DEMA held a seminar this week on how to attract young diving professionals to the industry. Hosted by DeeperBlue.com founder Stephen Whelan, the panel of young diving professionals included Luke Inman, Amanda Cotton, Cristina Zenato, Shane Taylor, and Jim Standing.
The audience of more than 100 dive industry professionals were quick to start firing questions and commentary at the panel, leaving no question as to how concerned these pros are about the issue of developing and keeping young professionals in the industry.
The common theme was expressed by one audience member who pointed out the lack of financial support and pay for divers who are trying to break into the business side of the sport. Unlike other sports, SCUBA diving is one of the only ones where the apprenticeship track to becoming an Instructor rarely provides a realistic paycheck. Most of the anecdotal comments agreed that many Dive Masters and Assistant Instructors typically receive little, if any pay.
The panel was unanimous in their agreement that there is a real need to recognize the competency and abilities of the younger divers they are mentoring. The consensus was that giving them greater responsibility and seeking their opinions and input was one way to engage these Millennials and provide them stakeholder status.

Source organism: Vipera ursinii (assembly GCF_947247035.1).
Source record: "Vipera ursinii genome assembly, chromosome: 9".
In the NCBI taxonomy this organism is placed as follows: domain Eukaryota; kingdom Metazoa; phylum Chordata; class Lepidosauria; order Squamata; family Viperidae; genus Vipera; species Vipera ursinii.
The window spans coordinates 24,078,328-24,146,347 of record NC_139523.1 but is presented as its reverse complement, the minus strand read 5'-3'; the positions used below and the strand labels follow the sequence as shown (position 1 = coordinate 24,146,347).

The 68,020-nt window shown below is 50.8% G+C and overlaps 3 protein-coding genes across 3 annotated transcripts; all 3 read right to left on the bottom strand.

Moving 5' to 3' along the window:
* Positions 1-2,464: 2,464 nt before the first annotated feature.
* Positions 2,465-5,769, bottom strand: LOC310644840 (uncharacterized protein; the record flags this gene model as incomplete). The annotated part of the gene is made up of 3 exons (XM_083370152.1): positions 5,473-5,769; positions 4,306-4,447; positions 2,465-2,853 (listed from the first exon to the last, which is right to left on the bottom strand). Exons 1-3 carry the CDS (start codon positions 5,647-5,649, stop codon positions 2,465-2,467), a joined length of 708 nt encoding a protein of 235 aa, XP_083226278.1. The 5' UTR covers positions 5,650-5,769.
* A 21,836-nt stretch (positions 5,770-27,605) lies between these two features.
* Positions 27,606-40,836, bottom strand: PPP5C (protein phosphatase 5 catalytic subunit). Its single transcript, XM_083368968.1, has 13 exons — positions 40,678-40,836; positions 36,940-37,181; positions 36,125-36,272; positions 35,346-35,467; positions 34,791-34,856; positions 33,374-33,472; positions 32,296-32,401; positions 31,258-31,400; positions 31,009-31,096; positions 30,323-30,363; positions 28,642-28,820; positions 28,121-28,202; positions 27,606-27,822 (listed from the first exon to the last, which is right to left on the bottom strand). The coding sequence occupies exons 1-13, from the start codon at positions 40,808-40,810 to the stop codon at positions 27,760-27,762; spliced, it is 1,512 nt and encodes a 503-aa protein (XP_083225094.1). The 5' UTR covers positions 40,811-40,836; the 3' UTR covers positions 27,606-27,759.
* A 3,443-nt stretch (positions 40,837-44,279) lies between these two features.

In addition to pay disparity and the need for financial incentive, many speakers talked on developing mentorship programs within their operations, with increased front-office exposure and levels of responsibility. There was much talk regarding how the SCUBA industry has failed to keep up with other “extreme” or “adventure” sports like snowboarding or surfing, with no young superstars as the public face of the industry, and that we have not “branded” SCUBA” as cool and exciting.
Common themes included the need to pay young professionals what they are worth, develop mentorship and leadership programs within the industry, actively seeking young people who want to become professionals and creating a “buzz” about diving. The comparison was made to how the general public doesn’t need to be a climber to wear a North Face jacket, or be a surfer to wear a Quicksilver branded article of clothing; these other sports have marketed themselves as accessible, young, hip and cool.
While no one left the seminar thinking all the issues had been identified or addressed, the lively conversation and obvious concern among dive industry professionals seemed to indicate that the future of young professionals in our industry is a topic that will be discussed often and that changes in perception and direction are going to be needed to engage Millennials as our industry grows.